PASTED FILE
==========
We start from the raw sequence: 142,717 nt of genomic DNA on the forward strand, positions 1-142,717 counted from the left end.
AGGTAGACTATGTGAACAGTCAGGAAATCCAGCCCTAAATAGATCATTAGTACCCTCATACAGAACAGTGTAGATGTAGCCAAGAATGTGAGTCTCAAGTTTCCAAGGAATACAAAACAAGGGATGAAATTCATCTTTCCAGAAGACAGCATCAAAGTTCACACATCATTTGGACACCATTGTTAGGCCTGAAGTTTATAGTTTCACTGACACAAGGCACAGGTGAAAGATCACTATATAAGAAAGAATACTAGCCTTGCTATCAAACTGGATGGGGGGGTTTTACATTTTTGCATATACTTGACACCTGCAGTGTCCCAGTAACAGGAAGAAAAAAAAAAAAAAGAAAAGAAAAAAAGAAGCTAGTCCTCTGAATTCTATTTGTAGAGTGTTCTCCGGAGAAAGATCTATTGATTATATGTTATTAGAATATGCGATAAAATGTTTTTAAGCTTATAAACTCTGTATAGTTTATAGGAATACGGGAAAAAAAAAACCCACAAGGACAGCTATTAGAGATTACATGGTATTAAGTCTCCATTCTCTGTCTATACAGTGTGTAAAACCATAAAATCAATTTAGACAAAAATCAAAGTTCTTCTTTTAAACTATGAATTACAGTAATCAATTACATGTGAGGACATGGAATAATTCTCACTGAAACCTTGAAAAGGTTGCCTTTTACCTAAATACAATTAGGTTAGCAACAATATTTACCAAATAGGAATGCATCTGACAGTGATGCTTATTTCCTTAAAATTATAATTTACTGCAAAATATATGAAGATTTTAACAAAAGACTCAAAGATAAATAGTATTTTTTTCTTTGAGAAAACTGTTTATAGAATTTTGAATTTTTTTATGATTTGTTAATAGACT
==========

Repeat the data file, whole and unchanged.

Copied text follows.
We start from the raw sequence: 142,717 nt of genomic DNA on the forward strand, positions 1-142,717 counted from the left end.
AGGTAGACTATGTGAACAGTCAGGAAATCCAGCCCTAAATAGATCATTAGTACCCTCATACAGAACAGTGTAGATGTAGCCAAGAATGTGAGTCTCAAGTTTCCAAGGAATACAAAACAAGGGATGAAATTCATCTTTCCAGAAGACAGCATCAAAGTTCACACATCATTTGGACACCATTGTTAGGCCTGAAGTTTATAGTTTCACTGACACAAGGCACAGGTGAAAGATCACTATATAAGAAAGAATACTAGCCTTGCTATCAAACTGGATGGGGGGGTTTTACATTTTTGCATATACTTGACACCTGCAGTGTCCCAGTAACAGGAAGAAAAAAAAAAAAAAGAAAAGAAAAAAAGAAGCTAGTCCTCTGAATTCTATTTGTAGAGTGTTCTCCGGAGAAAGATCTATTGATTATATGTTATTAGAATATGCGATAAAATGTTTTTAAGCTTATAAACTCTGTATAGTTTATAGGAATACGGGAAAAAAAAAACCCACAAGGACAGCTATTAGAGATTACATGGTATTAAGTCTCCATTCTCTGTCTATACAGTGTGTAAAACCATAAAATCAATTTAGACAAAAATCAAAGTTCTTCTTTTAAACTATGAATTACAGTAATCAATTACATGTGAGGACATGGAATAATTCTCACTGAAACCTTGAAAAGGTTGCCTTTTACCTAAATACAATTAGGTTAGCAACAATATTTACCAAATAGGAATGCATCTGACAGTGATGCTTATTTCCTTAAAATTATAATTTACTGCAAAATATATGAAGATTTTAACAAAAGACTCAAAGATAAATAGTATTTTTTTCTTTGAGAAAACTGTTTATAGAATTTTGAATTTTTTTATGATTTGTTAATAGACT